My pen falls to the page.
It's nonsense at first, utter garbage, writing I would be ashamed to see ever aired in public. But as I press on, the rustiness fades. Slowly the sentences turn more coherent, more thoughtful—nothing to be proud of—but at least I am writing. I have something, instead of that awful blank page.
I scribble and scribble, picking up speed, the words flowing more and more freely. Pictures fly through my head, thoughts and scenes; conversations flow like a video reel. I think about rabbits, and I think about Emma, but most of all I think about all I haven't said and how to best say it.
Cramps seize my hand as the thoughts finally slow. Ink stains my fingers, blotting the page. The pen's nearing the end of its life. I flip back to the beginning, where the writing was shakiest. The timer rang long ago, but it doesn't matter—I now have the perfect opening, the perfect start.
They don't want to reconcile. They don't want to like each other. They can't even share a pen without fighting.
I walk back to Emma. The bunnies are a puddle, snuggled against one another like they've been friends all their lives. Dandelion gives Blackberry a lick. Blackberry flops happily.
"Well?" says my sister.
"I think we're past the worst of it," I say, and I hand her the notebook.
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Great job! It was very easy to read and the message touched my heart. It's not easy to dig up something you have buried deep inside you for so long. But with the courage from others and from yourself, you can do anything.
Who thought writing about bunny bonding could be so interesting? This was such a sweet simple story but with so much depth. Definitely deserves the win!
Thank you! So glad you enjoyed it!
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I'm so glad you liked the story and that it brought you joy! <3
Wonderful, you really deserved the win :)
Thank you! :)
Amazing story! I'm a bunny lover, so this story was quite the read. I also love the writing style, and I hope to see more from you!
So great to meet another bunny lover! I'm glad you enjoyed the story, and I'm definitely planning to write more stories with bunnies in the future. (They just sneak in somehow, whenever I'm least expecting it!)
Wonderful story! Deserved the win! Congratulations.
Love this! Written anything else?
So glad you enjoyed it, and thanks for your interest! I've written a bunch of short stories here and there, one of which was published in Syntax and Salt awhile back (https://syntaxandsalt.com/2016/07/01/blue-by-c-m-f-wright/), as well as a whole bunch of VSS365 Twitter stories (https://twitter.com/cmf_wright). I'm also pretty active on Wattpad!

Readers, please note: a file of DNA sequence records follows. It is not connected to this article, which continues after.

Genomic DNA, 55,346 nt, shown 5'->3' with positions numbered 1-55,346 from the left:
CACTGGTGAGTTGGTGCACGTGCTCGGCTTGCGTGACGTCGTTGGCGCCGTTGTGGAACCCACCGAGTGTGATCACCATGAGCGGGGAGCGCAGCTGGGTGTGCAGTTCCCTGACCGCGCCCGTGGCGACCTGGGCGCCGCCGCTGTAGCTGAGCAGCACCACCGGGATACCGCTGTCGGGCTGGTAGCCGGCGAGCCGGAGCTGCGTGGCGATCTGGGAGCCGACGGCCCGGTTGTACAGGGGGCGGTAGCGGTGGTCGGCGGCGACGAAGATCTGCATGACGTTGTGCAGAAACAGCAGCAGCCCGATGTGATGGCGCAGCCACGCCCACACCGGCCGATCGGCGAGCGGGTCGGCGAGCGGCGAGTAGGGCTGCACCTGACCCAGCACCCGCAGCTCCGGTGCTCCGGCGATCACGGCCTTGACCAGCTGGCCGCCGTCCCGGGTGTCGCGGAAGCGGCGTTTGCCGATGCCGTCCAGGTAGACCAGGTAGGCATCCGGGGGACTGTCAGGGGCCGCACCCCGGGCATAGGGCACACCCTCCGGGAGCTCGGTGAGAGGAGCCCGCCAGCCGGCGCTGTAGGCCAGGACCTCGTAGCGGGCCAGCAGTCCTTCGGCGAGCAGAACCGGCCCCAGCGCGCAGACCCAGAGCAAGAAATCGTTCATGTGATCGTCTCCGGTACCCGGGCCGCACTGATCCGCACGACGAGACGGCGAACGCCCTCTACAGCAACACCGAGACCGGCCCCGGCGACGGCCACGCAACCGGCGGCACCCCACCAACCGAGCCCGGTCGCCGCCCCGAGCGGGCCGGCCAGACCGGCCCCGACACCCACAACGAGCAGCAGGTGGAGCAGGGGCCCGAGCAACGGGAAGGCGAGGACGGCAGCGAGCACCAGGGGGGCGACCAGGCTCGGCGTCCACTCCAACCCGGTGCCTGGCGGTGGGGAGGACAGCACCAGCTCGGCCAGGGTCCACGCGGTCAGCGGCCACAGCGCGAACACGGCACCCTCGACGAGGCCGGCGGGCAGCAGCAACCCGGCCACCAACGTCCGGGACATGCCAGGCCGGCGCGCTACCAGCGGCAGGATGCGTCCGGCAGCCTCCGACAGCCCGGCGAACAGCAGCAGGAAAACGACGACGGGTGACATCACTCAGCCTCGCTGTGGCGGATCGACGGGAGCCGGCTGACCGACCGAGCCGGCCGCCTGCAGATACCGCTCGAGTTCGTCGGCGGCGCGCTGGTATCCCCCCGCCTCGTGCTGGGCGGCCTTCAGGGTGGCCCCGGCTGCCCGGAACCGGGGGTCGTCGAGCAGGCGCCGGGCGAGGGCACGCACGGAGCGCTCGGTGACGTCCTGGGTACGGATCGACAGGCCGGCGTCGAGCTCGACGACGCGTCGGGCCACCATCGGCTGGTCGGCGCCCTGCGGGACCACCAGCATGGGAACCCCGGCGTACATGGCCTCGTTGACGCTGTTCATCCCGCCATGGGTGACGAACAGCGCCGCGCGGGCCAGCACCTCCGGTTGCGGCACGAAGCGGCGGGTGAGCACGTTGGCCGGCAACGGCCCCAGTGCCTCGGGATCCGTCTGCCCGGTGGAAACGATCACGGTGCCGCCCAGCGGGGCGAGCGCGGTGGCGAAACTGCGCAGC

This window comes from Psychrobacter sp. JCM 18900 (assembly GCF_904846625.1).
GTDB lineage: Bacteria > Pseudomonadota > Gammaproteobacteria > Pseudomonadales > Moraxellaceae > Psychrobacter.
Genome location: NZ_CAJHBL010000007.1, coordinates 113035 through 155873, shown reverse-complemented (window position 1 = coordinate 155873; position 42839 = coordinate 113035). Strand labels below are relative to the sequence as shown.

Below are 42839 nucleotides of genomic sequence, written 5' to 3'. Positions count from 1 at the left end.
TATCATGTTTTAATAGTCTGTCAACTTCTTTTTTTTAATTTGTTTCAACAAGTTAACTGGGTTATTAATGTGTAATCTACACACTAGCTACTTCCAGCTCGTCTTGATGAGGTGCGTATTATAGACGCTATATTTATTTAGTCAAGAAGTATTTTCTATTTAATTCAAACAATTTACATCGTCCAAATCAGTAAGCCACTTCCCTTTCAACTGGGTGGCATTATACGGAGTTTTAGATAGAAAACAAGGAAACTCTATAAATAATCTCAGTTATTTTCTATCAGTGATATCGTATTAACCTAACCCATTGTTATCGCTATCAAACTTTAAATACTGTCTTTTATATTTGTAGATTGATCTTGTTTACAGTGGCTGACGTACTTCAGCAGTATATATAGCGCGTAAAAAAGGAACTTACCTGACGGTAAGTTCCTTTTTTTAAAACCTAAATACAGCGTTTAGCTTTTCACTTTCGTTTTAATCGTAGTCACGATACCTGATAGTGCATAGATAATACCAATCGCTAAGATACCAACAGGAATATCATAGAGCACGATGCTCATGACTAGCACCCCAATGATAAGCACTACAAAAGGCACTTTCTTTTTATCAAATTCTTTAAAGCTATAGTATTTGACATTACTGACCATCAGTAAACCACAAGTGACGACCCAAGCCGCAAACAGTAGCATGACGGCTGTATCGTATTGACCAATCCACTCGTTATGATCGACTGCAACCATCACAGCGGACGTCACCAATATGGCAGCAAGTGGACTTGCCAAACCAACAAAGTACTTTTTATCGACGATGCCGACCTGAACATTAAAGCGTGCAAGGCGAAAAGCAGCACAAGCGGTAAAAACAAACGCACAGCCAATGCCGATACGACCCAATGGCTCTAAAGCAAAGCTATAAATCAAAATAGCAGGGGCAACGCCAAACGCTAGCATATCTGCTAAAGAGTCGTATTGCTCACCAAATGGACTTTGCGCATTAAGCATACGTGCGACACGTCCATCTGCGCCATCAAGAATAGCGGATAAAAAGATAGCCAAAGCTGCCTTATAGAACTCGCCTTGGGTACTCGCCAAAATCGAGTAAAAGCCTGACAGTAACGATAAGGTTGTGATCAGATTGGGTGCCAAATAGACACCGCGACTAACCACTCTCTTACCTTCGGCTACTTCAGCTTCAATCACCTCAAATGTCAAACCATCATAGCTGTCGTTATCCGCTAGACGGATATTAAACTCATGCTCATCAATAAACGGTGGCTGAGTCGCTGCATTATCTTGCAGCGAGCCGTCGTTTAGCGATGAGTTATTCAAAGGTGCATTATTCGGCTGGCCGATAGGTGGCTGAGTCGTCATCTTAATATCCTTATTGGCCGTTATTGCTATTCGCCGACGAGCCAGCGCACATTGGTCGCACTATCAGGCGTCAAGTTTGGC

You deserved to win! I loved the double meaning of pen and how the writer began to write again. A beautiful story:)
Great story. Congratulations on the win.
Good story. Congrats on the win
What a nice take on this prompt - congratulations!
Great story! Congrats on your win. Well deserved. We all need a good bunny mantra 🧘♂️
What a lovely story. Blackberry and Dandelion are adorable names for bunnies. I like the dynamic between the sisters and how they parallel the bunnies in a way.
Hi, I'm part of your critique circle this week :) I loved this story! The twist at the end of the story is very clever, having the beginning being thought of just as the story is ending, and the smart way you mirrored their sibling relationship with the resistant bunnies. I have to say, I didn't know bunny-bonding was such a big thing, but this makes it sound like a bit of a struggle! I did notice a sentence near the end where you may have used the word "all" one too many times, but if this piece is supposed to be her first short story after...
Between rabbits, writing competition, and the layers of emotions, this story is as complex as the spelling of the longest word in English. (Look it up. It takes three hours to pronounce.) Amazing work, and I hope you keep going with the prompts! Please write something else, maybe a sequel?
To write such beautiful story one needs to have a beautiful heart too. And I bet you are one of them. Love you Dear for such a adorable story. 💜
I love the beginning! So special!
Beautiful story. I love that the rabbits are a metaphor for writing (and sibling rivalry). Congrats on the win. Well done!
Great story! I loved how you used your words in such a creative way. Great job on the win you deserved every bit of it. :)
In this story, I really love the creativity, and the ending (most of!) This is a very beautiful story, conveying such a lovely message to me. Please do take a trip to my profile using this link: https://blog.reedsy.com/creative-writing-prompts/author/ana-v-52b2e4/